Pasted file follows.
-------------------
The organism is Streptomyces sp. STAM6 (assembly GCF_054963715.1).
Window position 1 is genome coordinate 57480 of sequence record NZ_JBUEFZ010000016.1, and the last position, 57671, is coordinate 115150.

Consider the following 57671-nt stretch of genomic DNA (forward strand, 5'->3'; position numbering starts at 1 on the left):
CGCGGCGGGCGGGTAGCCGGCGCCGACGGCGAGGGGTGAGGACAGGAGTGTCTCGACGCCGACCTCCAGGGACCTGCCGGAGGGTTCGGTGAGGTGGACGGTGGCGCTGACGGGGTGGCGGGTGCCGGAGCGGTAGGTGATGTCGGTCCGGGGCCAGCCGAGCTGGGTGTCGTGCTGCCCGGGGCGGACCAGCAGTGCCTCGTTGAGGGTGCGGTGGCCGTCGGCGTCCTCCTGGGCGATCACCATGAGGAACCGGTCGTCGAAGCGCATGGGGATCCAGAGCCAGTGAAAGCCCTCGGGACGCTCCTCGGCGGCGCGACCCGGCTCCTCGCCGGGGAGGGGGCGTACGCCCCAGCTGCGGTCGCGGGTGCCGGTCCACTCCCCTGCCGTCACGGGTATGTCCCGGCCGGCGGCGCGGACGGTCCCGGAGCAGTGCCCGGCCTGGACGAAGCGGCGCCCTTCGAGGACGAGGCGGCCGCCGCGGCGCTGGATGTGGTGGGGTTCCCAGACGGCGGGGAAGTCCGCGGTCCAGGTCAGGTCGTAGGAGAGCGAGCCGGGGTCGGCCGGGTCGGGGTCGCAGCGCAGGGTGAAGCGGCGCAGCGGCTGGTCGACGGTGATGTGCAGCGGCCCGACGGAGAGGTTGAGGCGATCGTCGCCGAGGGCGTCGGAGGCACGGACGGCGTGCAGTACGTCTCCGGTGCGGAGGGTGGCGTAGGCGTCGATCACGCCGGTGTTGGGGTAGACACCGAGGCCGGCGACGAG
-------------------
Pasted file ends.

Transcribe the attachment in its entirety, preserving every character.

The organism is Streptomyces sp. STAM6 (assembly GCF_054963715.1).
Window position 1 is genome coordinate 57480 of sequence record NZ_JBUEFZ010000016.1, and the last position, 57671, is coordinate 115150.

Consider the following 57671-nt stretch of genomic DNA (forward strand, 5'->3'; position numbering starts at 1 on the left):
CGCGGCGGGCGGGTAGCCGGCGCCGACGGCGAGGGGTGAGGACAGGAGTGTCTCGACGCCGACCTCCAGGGACCTGCCGGAGGGTTCGGTGAGGTGGACGGTGGCGCTGACGGGGTGGCGGGTGCCGGAGCGGTAGGTGATGTCGGTCCGGGGCCAGCCGAGCTGGGTGTCGTGCTGCCCGGGGCGGACCAGCAGTGCCTCGTTGAGGGTGCGGTGGCCGTCGGCGTCCTCCTGGGCGATCACCATGAGGAACCGGTCGTCGAAGCGCATGGGGATCCAGAGCCAGTGAAAGCCCTCGGGACGCTCCTCGGCGGCGCGACCCGGCTCCTCGCCGGGGAGGGGGCGTACGCCCCAGCTGCGGTCGCGGGTGCCGGTCCACTCCCCTGCCGTCACGGGTATGTCCCGGCCGGCGGCGCGGACGGTCCCGGAGCAGTGCCCGGCCTGGACGAAGCGGCGCCCTTCGAGGACGAGGCGGCCGCCGCGGCGCTGGATGTGGTGGGGTTCCCAGACGGCGGGGAAGTCCGCGGTCCAGGTCAGGTCGTAGGAGAGCGAGCCGGGGTCGGCCGGGTCGGGGTCGCAGCGCAGGGTGAAGCGGCGCAGCGGCTGGTCGACGGTGATGTGCAGCGGCCCGACGGAGAGGTTGAGGCGATCGTCGCCGAGGGCGTCGGAGGCACGGACGGCGTGCAGTACGTCTCCGGTGCGGAGGGTGGCGTAGGCGTCGATCACGCCGGTGTTGGGGTAGACACCGAGGCCGGCGACGAG